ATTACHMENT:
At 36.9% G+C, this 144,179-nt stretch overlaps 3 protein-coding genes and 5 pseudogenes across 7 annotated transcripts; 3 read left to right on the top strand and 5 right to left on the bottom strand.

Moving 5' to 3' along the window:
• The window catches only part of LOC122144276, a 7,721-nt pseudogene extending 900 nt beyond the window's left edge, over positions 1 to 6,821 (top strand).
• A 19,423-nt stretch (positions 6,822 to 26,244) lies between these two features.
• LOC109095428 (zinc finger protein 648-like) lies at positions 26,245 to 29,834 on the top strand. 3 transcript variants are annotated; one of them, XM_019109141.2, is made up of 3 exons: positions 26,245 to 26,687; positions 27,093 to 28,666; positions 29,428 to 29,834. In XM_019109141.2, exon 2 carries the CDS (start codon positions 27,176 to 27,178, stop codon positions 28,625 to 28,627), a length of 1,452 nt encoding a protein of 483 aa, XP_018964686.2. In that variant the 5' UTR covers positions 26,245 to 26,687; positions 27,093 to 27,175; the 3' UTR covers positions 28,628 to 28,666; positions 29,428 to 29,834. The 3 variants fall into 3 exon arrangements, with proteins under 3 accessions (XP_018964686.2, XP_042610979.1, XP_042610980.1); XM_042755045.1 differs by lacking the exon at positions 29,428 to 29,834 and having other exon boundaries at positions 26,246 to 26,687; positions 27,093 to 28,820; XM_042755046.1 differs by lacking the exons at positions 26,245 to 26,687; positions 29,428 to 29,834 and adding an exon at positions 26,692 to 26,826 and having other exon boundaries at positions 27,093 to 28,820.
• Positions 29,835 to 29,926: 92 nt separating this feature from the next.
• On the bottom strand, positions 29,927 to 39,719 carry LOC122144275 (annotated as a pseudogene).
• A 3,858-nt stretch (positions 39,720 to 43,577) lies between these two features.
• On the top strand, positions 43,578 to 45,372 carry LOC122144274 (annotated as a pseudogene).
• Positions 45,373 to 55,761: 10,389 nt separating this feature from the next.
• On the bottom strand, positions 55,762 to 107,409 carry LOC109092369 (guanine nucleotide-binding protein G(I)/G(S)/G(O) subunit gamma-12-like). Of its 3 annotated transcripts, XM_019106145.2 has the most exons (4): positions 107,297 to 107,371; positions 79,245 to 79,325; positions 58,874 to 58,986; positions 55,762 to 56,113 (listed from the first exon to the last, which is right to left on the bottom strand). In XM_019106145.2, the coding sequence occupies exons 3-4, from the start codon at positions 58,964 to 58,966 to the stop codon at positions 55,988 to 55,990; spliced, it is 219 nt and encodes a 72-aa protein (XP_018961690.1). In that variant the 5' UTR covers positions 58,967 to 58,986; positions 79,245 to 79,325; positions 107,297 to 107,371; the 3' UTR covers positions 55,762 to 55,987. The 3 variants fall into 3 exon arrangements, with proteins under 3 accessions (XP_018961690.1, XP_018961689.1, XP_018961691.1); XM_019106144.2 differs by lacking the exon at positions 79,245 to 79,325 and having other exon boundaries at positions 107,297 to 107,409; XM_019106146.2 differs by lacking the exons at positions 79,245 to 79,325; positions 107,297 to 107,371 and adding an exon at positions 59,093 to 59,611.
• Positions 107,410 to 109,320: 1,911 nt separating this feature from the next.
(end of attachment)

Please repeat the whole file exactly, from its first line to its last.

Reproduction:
At 36.9% G+C, this 144,179-nt stretch overlaps 3 protein-coding genes and 5 pseudogenes across 7 annotated transcripts; 3 read left to right on the top strand and 5 right to left on the bottom strand.

Moving 5' to 3' along the window:
• The window catches only part of LOC122144276, a 7,721-nt pseudogene extending 900 nt beyond the window's left edge, over positions 1 to 6,821 (top strand).
• A 19,423-nt stretch (positions 6,822 to 26,244) lies between these two features.
• LOC109095428 (zinc finger protein 648-like) lies at positions 26,245 to 29,834 on the top strand. 3 transcript variants are annotated; one of them, XM_019109141.2, is made up of 3 exons: positions 26,245 to 26,687; positions 27,093 to 28,666; positions 29,428 to 29,834. In XM_019109141.2, exon 2 carries the CDS (start codon positions 27,176 to 27,178, stop codon positions 28,625 to 28,627), a length of 1,452 nt encoding a protein of 483 aa, XP_018964686.2. In that variant the 5' UTR covers positions 26,245 to 26,687; positions 27,093 to 27,175; the 3' UTR covers positions 28,628 to 28,666; positions 29,428 to 29,834. The 3 variants fall into 3 exon arrangements, with proteins under 3 accessions (XP_018964686.2, XP_042610979.1, XP_042610980.1); XM_042755045.1 differs by lacking the exon at positions 29,428 to 29,834 and having other exon boundaries at positions 26,246 to 26,687; positions 27,093 to 28,820; XM_042755046.1 differs by lacking the exons at positions 26,245 to 26,687; positions 29,428 to 29,834 and adding an exon at positions 26,692 to 26,826 and having other exon boundaries at positions 27,093 to 28,820.
• Positions 29,835 to 29,926: 92 nt separating this feature from the next.
• On the bottom strand, positions 29,927 to 39,719 carry LOC122144275 (annotated as a pseudogene).
• A 3,858-nt stretch (positions 39,720 to 43,577) lies between these two features.
• On the top strand, positions 43,578 to 45,372 carry LOC122144274 (annotated as a pseudogene).
• Positions 45,373 to 55,761: 10,389 nt separating this feature from the next.
• On the bottom strand, positions 55,762 to 107,409 carry LOC109092369 (guanine nucleotide-binding protein G(I)/G(S)/G(O) subunit gamma-12-like). Of its 3 annotated transcripts, XM_019106145.2 has the most exons (4): positions 107,297 to 107,371; positions 79,245 to 79,325; positions 58,874 to 58,986; positions 55,762 to 56,113 (listed from the first exon to the last, which is right to left on the bottom strand). In XM_019106145.2, the coding sequence occupies exons 3-4, from the start codon at positions 58,964 to 58,966 to the stop codon at positions 55,988 to 55,990; spliced, it is 219 nt and encodes a 72-aa protein (XP_018961690.1). In that variant the 5' UTR covers positions 58,967 to 58,986; positions 79,245 to 79,325; positions 107,297 to 107,371; the 3' UTR covers positions 55,762 to 55,987. The 3 variants fall into 3 exon arrangements, with proteins under 3 accessions (XP_018961690.1, XP_018961689.1, XP_018961691.1); XM_019106144.2 differs by lacking the exon at positions 79,245 to 79,325 and having other exon boundaries at positions 107,297 to 107,409; XM_019106146.2 differs by lacking the exons at positions 79,245 to 79,325; positions 107,297 to 107,371 and adding an exon at positions 59,093 to 59,611.
• Positions 107,410 to 109,320: 1,911 nt separating this feature from the next.